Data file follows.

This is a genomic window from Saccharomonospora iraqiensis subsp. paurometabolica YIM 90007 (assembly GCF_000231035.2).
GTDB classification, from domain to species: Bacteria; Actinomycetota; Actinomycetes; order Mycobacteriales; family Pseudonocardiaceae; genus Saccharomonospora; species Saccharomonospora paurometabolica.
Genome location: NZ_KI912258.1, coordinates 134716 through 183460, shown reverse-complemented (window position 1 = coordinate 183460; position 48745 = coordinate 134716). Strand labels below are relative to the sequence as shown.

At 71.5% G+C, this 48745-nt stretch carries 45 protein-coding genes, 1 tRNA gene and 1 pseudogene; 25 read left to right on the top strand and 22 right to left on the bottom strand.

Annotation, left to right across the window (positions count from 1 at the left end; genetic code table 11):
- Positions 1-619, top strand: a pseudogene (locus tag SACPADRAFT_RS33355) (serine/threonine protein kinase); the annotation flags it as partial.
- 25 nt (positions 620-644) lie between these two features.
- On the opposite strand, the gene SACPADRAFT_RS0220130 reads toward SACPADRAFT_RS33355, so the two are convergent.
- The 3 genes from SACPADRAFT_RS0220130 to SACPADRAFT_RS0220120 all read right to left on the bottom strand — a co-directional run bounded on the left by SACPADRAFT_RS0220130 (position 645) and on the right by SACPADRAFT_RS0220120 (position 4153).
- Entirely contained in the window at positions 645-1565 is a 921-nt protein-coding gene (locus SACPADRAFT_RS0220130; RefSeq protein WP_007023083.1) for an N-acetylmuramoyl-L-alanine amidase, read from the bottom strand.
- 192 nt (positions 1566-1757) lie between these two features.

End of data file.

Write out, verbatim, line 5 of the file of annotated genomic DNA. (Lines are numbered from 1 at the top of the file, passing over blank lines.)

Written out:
Annotation, left to right across the window (positions count from 1 at the left end; genetic code table 11):